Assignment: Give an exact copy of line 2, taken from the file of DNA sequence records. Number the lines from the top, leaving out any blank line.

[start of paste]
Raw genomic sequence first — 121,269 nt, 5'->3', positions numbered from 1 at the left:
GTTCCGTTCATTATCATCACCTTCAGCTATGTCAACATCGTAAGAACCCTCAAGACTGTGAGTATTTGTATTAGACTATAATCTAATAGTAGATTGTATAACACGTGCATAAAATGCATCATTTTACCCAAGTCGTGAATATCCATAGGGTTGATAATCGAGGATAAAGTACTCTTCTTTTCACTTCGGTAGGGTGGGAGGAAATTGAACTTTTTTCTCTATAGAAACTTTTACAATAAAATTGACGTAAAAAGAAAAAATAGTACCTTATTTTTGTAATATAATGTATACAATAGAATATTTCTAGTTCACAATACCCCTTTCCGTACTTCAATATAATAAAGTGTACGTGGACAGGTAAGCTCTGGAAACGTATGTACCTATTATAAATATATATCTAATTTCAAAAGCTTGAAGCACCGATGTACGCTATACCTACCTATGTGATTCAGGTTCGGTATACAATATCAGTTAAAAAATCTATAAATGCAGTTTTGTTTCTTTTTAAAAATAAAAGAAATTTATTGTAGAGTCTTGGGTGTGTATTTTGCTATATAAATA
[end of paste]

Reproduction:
GTTCCGTTCATTATCATCACCTTCAGCTATGTCAACATCGTAAGAACCCTCAAGACTGTGAGTATTTGTATTAGACTATAATCTAATAGTAGATTGTATAACACGTGCATAAAATGCATCATTTTACCCAAGTCGTGAATATCCATAGGGTTGATAATCGAGGATAAAGTACTCTTCTTTTCACTTCGGTAGGGTGGGAGGAAATTGAACTTTTTTCTCTATAGAAACTTTTACAATAAAATTGACGTAAAAAGAAAAAATAGTACCTTATTTTTGTAATATAATGTATACAATAGAATATTTCTAGTTCACAATACCCCTTTCCGTACTTCAATATAATAAAGTGTACGTGGACAGGTAAGCTCTGGAAACGTATGTACCTATTATAAATATATATCTAATTTCAAAAGCTTGAAGCACCGATGTACGCTATACCTACCTATGTGATTCAGGTTCGGTATACAATATCAGTTAAAAAATCTATAAATGCAGTTTTGTTTCTTTTTAAAAATAAAAGAAATTTATTGTAGAGTCTTGGGTGTGTATTTTGCTATATAAATA